Raj Padwal, MD, MSc; William D. Leslie, MD, MSc; Lisa M. Lix, PhD; Sumit R. Majumdar, MD, MPH
Note: This article has been reviewed and approved by the members of the Manitoba Bone Density Program Committee.
Disclaimer: The results and conclusions are those of the authors, and no official endorsement by the Manitoba Centre for Health Policy, Manitoba Health, or other data providers is intended or should be inferred.
Acknowledgment: The authors thank the Manitoba Centre for Health Policy for the use of data contained in the Population Health Research Data Repository (Health Information Privacy Committee project number 2011/2012-31). The authors also thank Dr. Shuman Yang for assisting with R programming and figure preparation. Dr. Majumdar holds the Endowed Chair in Patient Health Management from the Faculties of Medicine and Dentistry and Pharmacy and Pharmaceutical Sciences, University of Alberta. Dr. Lix is supported by a Manitoba Research Chair from Research Manitoba.
Disclosures: Dr. Leslie reports grants from Genzyme and Amgen and speaker fees from Amgen, Eli Lilly, and Novartis outside the submitted work. Authors not named here have disclosed no conflicts of interest. Disclosures can also be viewed at www.acponline.org/authors/icmje/ConflictOfInterestForms.do?msNum=M15-1181.
Editors' Disclosures: Christine Laine, MD, MPH, Editor in Chief, reports that she has no financial relationships or interests to disclose. Darren B. Taichman, MD, PhD, Executive Deputy Editor, reports that he has no financial relationships or interests to disclose. Cynthia D. Mulrow, MD, MSc, Senior Deputy Editor, reports that she has no relationships or interests to disclose. Deborah Cotton, MD, MPH, Deputy Editor, reports that she has no financial relationships or interest to disclose. Jaya K. Rao, MD, MHS, Deputy Editor, reports that she has stock holdings/options in Eli Lilly and Pfizer. Sankey V. Williams, MD, Deputy Editor, reports that he has no financial relationships or interests to disclose. Catharine B. Stack, PhD, MS, Deputy Editor for Statistics, reports that she has stock holdings in Pfizer.
Reproducible Research Statement:Study protocol, statistical code, and data set: Not available.
Requests for Single Reprints: William D. Leslie, MD, Department of Medicine (C5121), University of Manitoba, 409 Tache Avenue, Winnipeg, Manitoba R2H 2A6, Canada; e-mail, email@example.com.
Current Author Addresses: Drs. Padwal and Majumdar: General Internal Medicine, University of Alberta, 5-134 Clinical Sciences Building, 8440 112th Street, Edmonton, Alberta T6G 2G3, Canada.
Dr. Leslie: Department of Medicine (C5121), University of Manitoba, 409 Tache Avenue, Winnipeg, Manitoba R2H 2A6, Canada.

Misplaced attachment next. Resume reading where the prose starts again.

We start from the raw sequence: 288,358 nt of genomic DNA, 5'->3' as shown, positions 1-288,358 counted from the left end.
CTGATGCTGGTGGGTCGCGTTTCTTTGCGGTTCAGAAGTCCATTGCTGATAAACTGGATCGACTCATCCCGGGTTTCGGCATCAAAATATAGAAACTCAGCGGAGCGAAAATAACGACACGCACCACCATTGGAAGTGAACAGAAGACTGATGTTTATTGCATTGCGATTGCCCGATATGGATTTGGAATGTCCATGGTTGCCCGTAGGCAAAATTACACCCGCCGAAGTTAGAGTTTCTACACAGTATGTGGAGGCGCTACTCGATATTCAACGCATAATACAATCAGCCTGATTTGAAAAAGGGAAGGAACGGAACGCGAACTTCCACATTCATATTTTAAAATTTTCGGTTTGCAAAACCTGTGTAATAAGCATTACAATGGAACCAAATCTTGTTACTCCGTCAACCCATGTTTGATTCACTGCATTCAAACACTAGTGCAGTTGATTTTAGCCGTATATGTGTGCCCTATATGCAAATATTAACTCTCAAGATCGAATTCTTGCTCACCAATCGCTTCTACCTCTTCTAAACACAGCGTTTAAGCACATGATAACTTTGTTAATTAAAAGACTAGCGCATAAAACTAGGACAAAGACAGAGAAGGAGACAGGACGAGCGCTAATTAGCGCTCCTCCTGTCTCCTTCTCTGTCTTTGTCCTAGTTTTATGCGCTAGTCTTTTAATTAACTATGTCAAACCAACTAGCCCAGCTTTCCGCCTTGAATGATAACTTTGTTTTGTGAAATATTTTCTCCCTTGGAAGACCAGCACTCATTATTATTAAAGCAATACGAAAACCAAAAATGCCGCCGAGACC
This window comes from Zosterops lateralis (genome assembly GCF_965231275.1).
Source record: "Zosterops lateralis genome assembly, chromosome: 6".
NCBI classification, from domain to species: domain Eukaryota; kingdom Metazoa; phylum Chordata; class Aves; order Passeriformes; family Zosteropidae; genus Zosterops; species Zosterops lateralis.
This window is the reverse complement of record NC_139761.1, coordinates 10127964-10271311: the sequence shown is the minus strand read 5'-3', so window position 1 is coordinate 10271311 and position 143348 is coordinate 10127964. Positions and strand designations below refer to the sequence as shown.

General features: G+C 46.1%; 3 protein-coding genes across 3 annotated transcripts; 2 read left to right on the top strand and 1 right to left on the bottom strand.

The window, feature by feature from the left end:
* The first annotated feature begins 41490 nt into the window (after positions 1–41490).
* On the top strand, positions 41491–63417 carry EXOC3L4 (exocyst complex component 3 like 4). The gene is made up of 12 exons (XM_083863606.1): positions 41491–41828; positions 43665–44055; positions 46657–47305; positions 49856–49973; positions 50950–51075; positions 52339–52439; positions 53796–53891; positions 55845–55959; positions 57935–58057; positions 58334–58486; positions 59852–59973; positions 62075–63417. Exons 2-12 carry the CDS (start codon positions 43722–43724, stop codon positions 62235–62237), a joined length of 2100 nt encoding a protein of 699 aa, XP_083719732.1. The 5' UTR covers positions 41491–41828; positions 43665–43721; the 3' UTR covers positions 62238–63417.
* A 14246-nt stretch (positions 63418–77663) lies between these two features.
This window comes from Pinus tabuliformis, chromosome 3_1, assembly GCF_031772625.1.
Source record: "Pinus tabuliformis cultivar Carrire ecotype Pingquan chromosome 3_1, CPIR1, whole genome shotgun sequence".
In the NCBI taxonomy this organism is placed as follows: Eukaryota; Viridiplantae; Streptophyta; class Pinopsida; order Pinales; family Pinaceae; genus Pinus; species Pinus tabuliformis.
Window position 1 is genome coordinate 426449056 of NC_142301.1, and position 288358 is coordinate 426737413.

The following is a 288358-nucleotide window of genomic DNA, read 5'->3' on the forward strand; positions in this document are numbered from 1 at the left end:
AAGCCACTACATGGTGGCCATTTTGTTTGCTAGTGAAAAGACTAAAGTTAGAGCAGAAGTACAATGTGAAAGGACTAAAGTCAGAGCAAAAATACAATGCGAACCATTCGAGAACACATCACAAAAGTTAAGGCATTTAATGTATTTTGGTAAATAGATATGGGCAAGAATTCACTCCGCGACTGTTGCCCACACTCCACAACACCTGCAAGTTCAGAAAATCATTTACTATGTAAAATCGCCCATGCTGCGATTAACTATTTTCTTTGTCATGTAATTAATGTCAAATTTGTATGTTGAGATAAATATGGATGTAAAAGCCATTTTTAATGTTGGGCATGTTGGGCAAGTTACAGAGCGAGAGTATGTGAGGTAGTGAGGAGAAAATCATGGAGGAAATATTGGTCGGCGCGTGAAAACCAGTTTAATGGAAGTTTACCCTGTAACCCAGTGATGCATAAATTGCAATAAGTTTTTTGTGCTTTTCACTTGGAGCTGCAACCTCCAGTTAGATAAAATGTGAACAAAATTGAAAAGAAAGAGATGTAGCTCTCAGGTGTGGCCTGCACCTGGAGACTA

Dr. Lix: Department of Community Health Sciences, University of Manitoba, S113-750 Bannatyne Avenue, Winnipeg, Manitoba R3P 2H5, Canada.
Author Contributions: Conception and design: R. Padwal, W.D. Leslie, S.R. Majumdar.
Analysis and interpretation of the data: R. Padwal, W.D. Leslie, L.M. Lix, S.R. Majumdar.
Drafting of the article: R. Padwal, W.D. Leslie.
Critical revision of the article for important intellectual content: R. Padwal, W.D. Leslie, L.M. Lix, S.R. Majumdar.
Final approval of the article: R. Padwal, W.D. Leslie, L.M. Lix, S.R. Majumdar.
Provision of study materials or patients: W.D. Leslie.
Statistical expertise: W.D. Leslie, L.M. Lix.
Administrative, technical, or logistic support: W.D. Leslie.
Collection and assembly of data: W.D. Leslie.
Prior mortality studies have concluded that elevated body mass index (BMI) may improve survival. These studies were limited because they did not measure adiposity directly.
To examine associations of BMI and body fat percentage (separately and together) with mortality.
Adults aged 40 years or older referred for bone mineral density (BMD) testing.
Participants had dual-energy x-ray absorptiometry (DXA), entered a clinical BMD registry, and were followed using linked administrative databases. Adjusted, sex-stratified Cox models were constructed. Body mass index and DXA-derived body fat percentage were divided into quintiles, with quintile 1 as the lowest, quintile 5 as the highest, and quintile 3 as the reference.
The final cohort included 49 476 women (mean age, 63.5 years; mean BMI, 27.0 kg/m2; mean body fat, 32.1%) and 4944 men (mean age, 65.5 years; mean BMI, 27.4 kg/m2; mean body fat, 29.5%). Death occurred in 4965 women over a median of 6.7 years and 984 men over a median of 4.5 years. In fully adjusted mortality models containing both BMI and body fat percentage, low BMI (hazard ratio [HR], 1.44 [95% CI, 1.30 to 1.59] for quintile 1 and 1.12 [CI, 1.02 to 1.23] for quintile 2) and high body fat percentage (HR, 1.19 [CI, 1.08 to 1.32] for quintile 5) were associated with higher mortality in women. In men, low BMI (HR, 1.45 [CI, 1.17 to 1.79] for quintile 1) and high body fat percentage (HR, 1.59 [CI, 1.28 to 1.96] for quintile 5) were associated with increased mortality.